Video: Saara Martikka

    Editing: Keltamusta Media

  • Teachers do not need to be experts and skilled at everything. Having a good control over one’s own speciality and pedagogics and being curious and enthusiastic about learning new things provide a great starting point for tackling new media phenomena. Approach to processing new media literacy phenomena encourages you to use your own expertise and competence when working with various phenomena.

    Examine the model and consider the following questions:

    • Based on your experience, what challenges does discussing new media literacy phenomena entail?
    • What things support the discussing of new phenomena in your own work?
    • How would you utilise the model to discuss the phenomenon at hand?
  • Media literacy is a transversal competence, whose promotion is required by the core curriculum of basic education (2014).

    The objectives based on the core curriculum have been expressed separately for each school grade in the national descriptions of media literacy (the New Literacies development programme 2021). Basic education concerns the descriptions of good and advanced competences. The descriptions clarify the meaning of media literacy and the related objectives expressed in the core curriculum texts. The descriptions have been divided into three main areas: media interpretation and evaluation, media production and acting in media environments. You can learn more about the descriptions here.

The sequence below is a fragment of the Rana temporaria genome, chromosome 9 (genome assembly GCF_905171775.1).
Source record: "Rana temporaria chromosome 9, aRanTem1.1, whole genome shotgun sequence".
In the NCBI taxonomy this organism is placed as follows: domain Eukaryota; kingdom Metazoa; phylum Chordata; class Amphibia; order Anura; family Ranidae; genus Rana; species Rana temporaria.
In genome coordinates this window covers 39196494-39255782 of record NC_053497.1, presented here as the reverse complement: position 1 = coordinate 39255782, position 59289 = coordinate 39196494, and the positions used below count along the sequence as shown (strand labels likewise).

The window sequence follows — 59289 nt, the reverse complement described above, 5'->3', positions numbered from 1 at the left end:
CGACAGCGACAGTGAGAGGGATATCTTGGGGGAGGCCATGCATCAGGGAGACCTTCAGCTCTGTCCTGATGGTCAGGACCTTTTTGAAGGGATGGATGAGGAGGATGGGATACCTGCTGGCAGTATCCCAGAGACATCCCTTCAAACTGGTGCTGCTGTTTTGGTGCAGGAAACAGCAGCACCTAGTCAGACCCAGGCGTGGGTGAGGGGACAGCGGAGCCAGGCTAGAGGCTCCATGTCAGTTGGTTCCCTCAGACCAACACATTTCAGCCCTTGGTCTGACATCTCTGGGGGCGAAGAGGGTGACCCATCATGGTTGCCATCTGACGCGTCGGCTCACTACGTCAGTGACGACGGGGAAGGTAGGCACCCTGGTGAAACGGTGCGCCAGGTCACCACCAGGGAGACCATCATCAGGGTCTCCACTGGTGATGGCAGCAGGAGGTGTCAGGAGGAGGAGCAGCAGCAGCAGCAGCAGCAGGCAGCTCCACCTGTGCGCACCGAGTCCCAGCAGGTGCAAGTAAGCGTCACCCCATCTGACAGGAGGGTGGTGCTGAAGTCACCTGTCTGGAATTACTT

Consider the following questions:

    • How is the phenomenon under discussion structured in the media literacy competence descriptions?
    • What kind of media literacy skills do the pupils learn in connection with discussing the topic?
  • You can refer to the materials of KAVI and the New Literacies development programme for support in the promotion of media literacy.

    Media Literacy School (mediataitokoulu.fi) The Media Literacy School website brings together various learning resources and materials for the media education purposes of different age groups also in English.

    The Media Literacy School – New Literacies brings together a range of materials that were created within the development programme to support the media education of basic education. The materials produced in the programme can be found on the open learning materials website at AOE.fi.

Material for the pupil

  • Videos on social media often include a narrative, a story, with clear roles. These may include roles such as the main character to whom things are happening (often the maker or narrator of the video), their adversary or helper, good and evil. The narrative may be a glimpse into a situation or a longer story, which may also include a caption overlay.

    The aim of using narrativity is to make the user identify with the story. Identification means that the situation shown in the video is familiar to the viewer or that it involves recognisable feelings or thoughts, even though the viewer’s own experiences do not entirely correspond to those portrayed in the video. Identification takes place when we laugh at the content of a video or realise that what the video is talking about seems familiar, for example.